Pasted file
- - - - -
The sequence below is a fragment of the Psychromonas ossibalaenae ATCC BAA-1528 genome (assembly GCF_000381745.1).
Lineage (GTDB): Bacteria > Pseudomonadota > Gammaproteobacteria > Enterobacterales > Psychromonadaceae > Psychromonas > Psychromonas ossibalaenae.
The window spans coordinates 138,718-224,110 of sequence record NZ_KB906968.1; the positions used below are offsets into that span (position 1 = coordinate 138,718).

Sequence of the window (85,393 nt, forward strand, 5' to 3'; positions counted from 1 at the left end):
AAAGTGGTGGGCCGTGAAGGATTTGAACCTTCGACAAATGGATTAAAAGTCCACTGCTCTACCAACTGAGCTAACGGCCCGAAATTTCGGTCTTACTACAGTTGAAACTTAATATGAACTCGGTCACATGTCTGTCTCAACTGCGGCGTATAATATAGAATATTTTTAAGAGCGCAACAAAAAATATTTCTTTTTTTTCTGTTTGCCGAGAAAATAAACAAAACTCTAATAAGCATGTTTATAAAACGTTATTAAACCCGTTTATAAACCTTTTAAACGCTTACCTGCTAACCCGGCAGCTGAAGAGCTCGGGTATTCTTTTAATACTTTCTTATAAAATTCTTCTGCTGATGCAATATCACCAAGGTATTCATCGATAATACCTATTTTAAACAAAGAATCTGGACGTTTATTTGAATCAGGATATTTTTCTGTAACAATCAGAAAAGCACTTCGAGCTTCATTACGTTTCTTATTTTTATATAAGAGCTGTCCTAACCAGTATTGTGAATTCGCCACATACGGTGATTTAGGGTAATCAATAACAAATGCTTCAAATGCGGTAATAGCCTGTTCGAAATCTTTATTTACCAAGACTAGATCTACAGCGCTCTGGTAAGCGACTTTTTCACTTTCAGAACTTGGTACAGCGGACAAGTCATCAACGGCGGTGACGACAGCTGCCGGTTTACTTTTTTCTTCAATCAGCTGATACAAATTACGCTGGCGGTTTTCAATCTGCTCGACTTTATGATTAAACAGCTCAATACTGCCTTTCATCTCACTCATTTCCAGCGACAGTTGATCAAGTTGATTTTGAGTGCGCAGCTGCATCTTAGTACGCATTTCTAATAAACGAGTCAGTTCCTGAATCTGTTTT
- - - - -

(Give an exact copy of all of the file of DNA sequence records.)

The sequence below is a fragment of the Psychromonas ossibalaenae ATCC BAA-1528 genome (assembly GCF_000381745.1).
Lineage (GTDB): Bacteria > Pseudomonadota > Gammaproteobacteria > Enterobacterales > Psychromonadaceae > Psychromonas > Psychromonas ossibalaenae.
The window spans coordinates 138,718-224,110 of sequence record NZ_KB906968.1; the positions used below are offsets into that span (position 1 = coordinate 138,718).

Sequence of the window (85,393 nt, forward strand, 5' to 3'; positions counted from 1 at the left end):
AAAGTGGTGGGCCGTGAAGGATTTGAACCTTCGACAAATGGATTAAAAGTCCACTGCTCTACCAACTGAGCTAACGGCCCGAAATTTCGGTCTTACTACAGTTGAAACTTAATATGAACTCGGTCACATGTCTGTCTCAACTGCGGCGTATAATATAGAATATTTTTAAGAGCGCAACAAAAAATATTTCTTTTTTTTCTGTTTGCCGAGAAAATAAACAAAACTCTAATAAGCATGTTTATAAAACGTTATTAAACCCGTTTATAAACCTTTTAAACGCTTACCTGCTAACCCGGCAGCTGAAGAGCTCGGGTATTCTTTTAATACTTTCTTATAAAATTCTTCTGCTGATGCAATATCACCAAGGTATTCATCGATAATACCTATTTTAAACAAAGAATCTGGACGTTTATTTGAATCAGGATATTTTTCTGTAACAATCAGAAAAGCACTTCGAGCTTCATTACGTTTCTTATTTTTATATAAGAGCTGTCCTAACCAGTATTGTGAATTCGCCACATACGGTGATTTAGGGTAATCAATAACAAATGCTTCAAATGCGGTAATAGCCTGTTCGAAATCTTTATTTACCAAGACTAGATCTACAGCGCTCTGGTAAGCGACTTTTTCACTTTCAGAACTTGGTACAGCGGACAAGTCATCAACGGCGGTGACGACAGCTGCCGGTTTACTTTTTTCTTCAATCAGCTGATACAAATTACGCTGGCGGTTTTCAATCTGCTCGACTTTATGATTAAACAGCTCAATACTGCCTTTCATCTCACTCATTTCCAGCGACAGTTGATCAAGTTGATTTTGAGTGCGCAGCTGCATCTTAGTACGCATTTCTAATAAACGAGTCAGTTCCTGAATCTGTTTT